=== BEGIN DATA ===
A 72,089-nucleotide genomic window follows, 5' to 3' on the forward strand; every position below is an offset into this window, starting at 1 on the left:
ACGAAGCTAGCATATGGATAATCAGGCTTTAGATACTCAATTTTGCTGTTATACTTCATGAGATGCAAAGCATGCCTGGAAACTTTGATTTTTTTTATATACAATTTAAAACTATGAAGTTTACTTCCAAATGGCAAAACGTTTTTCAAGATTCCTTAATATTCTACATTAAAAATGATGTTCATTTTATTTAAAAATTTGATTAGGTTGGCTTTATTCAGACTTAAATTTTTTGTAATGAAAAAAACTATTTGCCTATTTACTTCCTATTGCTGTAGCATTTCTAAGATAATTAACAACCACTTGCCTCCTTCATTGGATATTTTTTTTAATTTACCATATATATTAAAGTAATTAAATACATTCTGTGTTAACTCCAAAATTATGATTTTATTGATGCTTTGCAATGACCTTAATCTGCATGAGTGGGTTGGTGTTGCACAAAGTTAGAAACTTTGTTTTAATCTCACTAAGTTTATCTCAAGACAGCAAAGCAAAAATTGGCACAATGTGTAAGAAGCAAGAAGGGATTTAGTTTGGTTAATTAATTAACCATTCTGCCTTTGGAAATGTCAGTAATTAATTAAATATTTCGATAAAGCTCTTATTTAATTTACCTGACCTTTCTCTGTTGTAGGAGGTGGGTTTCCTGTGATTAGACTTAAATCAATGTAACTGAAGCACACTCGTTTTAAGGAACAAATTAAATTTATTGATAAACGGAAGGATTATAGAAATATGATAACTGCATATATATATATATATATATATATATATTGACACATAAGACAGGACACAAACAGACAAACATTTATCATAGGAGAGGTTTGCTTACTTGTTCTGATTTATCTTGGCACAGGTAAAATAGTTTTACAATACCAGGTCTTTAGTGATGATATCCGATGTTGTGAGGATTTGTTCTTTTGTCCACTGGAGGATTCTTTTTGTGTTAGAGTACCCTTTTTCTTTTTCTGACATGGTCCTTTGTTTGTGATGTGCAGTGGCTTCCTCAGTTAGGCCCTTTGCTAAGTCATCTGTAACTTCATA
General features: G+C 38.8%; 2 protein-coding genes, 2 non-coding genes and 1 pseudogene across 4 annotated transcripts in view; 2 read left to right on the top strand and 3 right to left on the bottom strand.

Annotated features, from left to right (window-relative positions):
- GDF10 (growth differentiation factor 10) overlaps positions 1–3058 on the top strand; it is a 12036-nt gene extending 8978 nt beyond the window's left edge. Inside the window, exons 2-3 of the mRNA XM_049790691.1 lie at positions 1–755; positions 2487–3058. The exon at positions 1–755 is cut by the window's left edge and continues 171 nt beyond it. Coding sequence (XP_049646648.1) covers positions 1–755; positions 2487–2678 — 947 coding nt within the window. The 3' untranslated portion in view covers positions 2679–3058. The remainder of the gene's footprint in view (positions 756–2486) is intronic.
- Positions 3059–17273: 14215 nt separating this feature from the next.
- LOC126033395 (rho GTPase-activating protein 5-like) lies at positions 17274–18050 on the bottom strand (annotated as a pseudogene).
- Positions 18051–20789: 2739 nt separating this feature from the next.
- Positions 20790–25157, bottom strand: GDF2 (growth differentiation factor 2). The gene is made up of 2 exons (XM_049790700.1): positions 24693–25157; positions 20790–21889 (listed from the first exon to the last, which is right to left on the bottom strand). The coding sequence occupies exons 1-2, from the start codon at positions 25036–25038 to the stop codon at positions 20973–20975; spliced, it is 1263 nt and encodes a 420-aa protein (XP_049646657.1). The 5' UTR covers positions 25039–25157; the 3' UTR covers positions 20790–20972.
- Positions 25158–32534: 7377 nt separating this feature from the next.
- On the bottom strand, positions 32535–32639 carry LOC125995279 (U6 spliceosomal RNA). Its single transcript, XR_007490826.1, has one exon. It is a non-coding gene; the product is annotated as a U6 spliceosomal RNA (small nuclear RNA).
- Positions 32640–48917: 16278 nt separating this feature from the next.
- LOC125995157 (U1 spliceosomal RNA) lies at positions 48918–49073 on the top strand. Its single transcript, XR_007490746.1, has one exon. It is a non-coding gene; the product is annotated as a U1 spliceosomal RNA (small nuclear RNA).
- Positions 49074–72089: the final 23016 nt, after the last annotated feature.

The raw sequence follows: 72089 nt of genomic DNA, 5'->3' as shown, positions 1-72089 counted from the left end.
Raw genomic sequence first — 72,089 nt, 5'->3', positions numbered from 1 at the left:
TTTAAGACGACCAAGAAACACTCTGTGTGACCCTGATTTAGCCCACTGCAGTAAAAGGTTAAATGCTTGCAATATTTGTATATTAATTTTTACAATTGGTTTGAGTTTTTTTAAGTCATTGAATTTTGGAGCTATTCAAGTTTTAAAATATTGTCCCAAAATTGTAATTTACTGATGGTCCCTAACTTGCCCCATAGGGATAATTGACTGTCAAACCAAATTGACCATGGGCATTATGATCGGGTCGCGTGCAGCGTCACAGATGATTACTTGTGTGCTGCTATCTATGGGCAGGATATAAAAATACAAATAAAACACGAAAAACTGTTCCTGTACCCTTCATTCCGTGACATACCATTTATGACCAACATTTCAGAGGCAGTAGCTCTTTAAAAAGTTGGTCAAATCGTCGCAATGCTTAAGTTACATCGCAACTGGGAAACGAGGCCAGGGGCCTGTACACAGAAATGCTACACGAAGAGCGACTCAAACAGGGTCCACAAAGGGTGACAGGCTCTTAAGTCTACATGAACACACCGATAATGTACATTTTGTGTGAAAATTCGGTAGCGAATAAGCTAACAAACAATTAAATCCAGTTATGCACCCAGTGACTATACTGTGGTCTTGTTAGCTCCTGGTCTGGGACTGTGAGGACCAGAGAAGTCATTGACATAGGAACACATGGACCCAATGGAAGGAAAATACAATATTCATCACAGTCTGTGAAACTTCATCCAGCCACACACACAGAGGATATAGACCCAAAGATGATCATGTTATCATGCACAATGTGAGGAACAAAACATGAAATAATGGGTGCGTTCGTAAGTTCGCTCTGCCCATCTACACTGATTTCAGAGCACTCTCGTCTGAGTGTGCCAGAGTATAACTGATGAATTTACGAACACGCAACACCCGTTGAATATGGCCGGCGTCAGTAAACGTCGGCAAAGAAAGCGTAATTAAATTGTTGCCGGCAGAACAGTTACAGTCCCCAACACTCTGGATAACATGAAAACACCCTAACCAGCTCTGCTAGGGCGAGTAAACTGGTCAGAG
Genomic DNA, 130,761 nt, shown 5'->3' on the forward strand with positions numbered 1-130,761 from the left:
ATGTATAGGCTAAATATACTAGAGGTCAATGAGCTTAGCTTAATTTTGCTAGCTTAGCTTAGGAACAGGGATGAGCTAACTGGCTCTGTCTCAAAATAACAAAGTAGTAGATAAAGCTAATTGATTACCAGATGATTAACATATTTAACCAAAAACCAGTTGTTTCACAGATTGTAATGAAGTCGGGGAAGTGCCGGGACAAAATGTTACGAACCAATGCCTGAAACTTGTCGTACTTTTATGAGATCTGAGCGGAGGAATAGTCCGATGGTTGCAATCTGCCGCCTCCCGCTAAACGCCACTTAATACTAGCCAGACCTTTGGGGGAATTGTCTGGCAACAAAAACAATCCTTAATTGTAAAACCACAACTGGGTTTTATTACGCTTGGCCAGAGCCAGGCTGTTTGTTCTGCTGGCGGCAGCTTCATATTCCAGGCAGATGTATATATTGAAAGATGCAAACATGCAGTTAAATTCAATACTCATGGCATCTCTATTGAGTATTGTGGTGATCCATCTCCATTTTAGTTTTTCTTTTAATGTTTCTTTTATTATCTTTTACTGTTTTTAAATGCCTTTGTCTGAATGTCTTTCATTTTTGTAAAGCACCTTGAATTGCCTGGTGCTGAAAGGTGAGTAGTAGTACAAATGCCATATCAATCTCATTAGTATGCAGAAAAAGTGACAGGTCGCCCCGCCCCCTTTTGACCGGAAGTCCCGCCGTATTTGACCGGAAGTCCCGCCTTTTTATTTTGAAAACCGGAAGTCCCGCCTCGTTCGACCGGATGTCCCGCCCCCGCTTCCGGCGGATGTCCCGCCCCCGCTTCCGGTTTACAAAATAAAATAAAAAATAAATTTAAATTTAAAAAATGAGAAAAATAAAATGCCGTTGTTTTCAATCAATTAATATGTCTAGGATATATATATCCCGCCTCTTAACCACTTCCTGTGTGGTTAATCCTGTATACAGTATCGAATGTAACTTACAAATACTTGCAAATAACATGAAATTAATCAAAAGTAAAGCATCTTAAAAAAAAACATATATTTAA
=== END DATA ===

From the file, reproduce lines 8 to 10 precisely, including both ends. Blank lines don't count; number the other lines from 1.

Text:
- Positions 18051–20789: 2739 nt separating this feature from the next.
- Positions 20790–25157, bottom strand: GDF2 (growth differentiation factor 2). The gene is made up of 2 exons (XM_049790700.1): positions 24693–25157; positions 20790–21889 (listed from the first exon to the last, which is right to left on the bottom strand). The coding sequence occupies exons 1-2, from the start codon at positions 25036–25038 to the stop codon at positions 20973–20975; spliced, it is 1263 nt and encodes a 420-aa protein (XP_049646657.1). The 5' UTR covers positions 25039–25157; the 3' UTR covers positions 20790–20972.
- Positions 25158–32534: 7377 nt separating this feature from the next.